Tara Gregorich, who has a degree in environmental horticultural science from Montana State, at work in a marijuana factory.
One owner of a gardening supply company in the Bozeman area estimated that a person could essentially buy a job for $15,000, beginning a small growing operation with 100 plants. Especially for construction trade workers who were used to being self-employed before the recession, the owner said, the rhythms of the new industry feel familiar.
â€œForty to 50 percent of customers come from construction,â€ said the owner, who spoke on the condition of anonymity because her national suppliers threatened to stop doing business with her if their products were openly associated with marijuana. â€œPlumbers, electricians, the whole genre of working-class, blue-collar Montana.â€
There are shadowy corners in the supposedly compassionate world of medical marijuana. The owner of one downtown pastry shop, where the sale of marijuana cookies and brownies accounts for about 15 percent of revenue, said he broke off a relationship with his first marijuana provider, who wanted the baker to use less marijuana in the products and falsify the ingredients to save the grower production costs.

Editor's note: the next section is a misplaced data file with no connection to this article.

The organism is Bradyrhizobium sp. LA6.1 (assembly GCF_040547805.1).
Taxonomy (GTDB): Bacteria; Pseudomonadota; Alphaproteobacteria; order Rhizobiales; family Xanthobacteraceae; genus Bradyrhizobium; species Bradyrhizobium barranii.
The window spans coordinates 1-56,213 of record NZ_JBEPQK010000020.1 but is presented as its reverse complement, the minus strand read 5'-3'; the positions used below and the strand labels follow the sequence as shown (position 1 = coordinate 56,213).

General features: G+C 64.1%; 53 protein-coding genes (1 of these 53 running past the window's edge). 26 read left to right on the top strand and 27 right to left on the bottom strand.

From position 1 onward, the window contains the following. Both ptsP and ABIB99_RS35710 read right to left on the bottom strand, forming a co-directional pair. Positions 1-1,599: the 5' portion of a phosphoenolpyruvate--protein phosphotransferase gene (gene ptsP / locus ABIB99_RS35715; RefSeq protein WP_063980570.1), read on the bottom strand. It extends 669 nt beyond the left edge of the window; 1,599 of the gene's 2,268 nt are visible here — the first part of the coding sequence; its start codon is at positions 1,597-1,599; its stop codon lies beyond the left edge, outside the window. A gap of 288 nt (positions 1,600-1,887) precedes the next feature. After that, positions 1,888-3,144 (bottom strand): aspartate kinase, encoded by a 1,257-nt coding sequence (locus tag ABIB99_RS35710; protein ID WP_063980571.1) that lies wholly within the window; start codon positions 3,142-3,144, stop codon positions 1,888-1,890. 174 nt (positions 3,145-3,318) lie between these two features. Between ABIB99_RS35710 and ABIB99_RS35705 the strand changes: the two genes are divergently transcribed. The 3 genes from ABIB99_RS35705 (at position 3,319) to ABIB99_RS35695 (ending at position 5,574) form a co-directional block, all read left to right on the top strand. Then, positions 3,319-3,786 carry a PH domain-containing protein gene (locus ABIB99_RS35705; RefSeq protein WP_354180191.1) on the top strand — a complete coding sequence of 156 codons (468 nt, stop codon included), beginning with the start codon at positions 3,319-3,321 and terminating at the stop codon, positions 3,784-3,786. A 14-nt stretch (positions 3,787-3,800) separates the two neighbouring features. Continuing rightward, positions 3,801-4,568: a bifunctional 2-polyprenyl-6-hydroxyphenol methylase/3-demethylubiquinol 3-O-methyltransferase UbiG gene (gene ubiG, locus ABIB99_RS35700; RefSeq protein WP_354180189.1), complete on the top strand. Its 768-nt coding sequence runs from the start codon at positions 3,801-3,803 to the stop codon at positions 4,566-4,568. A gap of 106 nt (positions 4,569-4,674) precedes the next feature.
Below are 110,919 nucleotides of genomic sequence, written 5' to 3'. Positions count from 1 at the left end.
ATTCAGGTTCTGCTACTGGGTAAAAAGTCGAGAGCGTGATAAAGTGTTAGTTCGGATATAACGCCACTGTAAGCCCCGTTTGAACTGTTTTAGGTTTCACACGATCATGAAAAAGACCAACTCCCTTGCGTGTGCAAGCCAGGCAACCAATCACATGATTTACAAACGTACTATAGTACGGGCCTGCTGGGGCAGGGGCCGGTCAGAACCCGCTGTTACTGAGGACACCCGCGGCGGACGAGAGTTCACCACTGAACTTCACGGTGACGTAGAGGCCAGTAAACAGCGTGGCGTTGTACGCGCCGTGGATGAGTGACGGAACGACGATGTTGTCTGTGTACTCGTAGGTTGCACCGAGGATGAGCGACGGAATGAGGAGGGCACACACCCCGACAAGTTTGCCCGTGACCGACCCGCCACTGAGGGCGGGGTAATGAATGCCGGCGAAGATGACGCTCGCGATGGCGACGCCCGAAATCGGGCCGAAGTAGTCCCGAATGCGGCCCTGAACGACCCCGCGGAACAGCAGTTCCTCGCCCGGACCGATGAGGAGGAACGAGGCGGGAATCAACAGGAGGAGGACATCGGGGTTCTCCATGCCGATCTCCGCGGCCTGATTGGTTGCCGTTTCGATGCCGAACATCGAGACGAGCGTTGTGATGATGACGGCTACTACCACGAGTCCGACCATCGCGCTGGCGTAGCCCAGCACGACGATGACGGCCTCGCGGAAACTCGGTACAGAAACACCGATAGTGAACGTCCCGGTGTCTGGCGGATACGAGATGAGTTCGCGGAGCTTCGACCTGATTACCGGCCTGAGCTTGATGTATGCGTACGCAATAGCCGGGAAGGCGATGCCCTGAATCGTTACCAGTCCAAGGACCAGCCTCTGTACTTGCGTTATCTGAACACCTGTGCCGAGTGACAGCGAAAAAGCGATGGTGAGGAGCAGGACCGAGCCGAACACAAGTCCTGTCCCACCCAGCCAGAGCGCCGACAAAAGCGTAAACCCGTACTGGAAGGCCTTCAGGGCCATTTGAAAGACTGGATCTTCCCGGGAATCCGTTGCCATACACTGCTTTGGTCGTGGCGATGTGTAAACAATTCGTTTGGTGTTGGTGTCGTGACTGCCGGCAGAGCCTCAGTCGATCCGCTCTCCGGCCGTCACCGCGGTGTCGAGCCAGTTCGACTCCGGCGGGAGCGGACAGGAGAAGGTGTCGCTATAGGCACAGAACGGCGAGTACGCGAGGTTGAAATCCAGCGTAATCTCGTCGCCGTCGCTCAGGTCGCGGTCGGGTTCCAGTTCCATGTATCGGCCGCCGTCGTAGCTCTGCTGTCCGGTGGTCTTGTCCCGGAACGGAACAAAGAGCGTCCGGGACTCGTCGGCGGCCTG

And it is easy to find workers in this new economy who were in the illegal pot world before. But it is also easy to find people like Josh Werle, 29, who took a job as a grower at a company called A Kinder Caregiver after work as a commercial painter dried up.
Mr. Werle, a fourth-generation Montanan, said his family had seen many industries fade and fail over the decades â€” from railroads to agriculture, and now, in his case, construction. He said he had also worried about his health as a painter, breathing fumes all day. But the economy is what finally pushed him out.
â€œI never envisioned myself working in this,â€ said Tara Gregorich, 29, who graduated last May from Montana State University with a degree in environmental horticultural science. She sat under the lights in an industrial grow room, legs splayed around a plant that she was trimming lower shoots from to encourage growth. â€œBut this is one of the few industries in Montana that is year-round.â€
At Gallatin Electric, Rick Schmidt said he still made a sharp distinction between medical marijuana and street drugs. Illegal drug dealers, he said, â€œshould have the book thrown at them.â€
But he thinks medical use probably does have benefits.
Mr. Schmidt said his father-in-law, who suffers from post-polio syndrome, was considering applying for a medical marijuana card.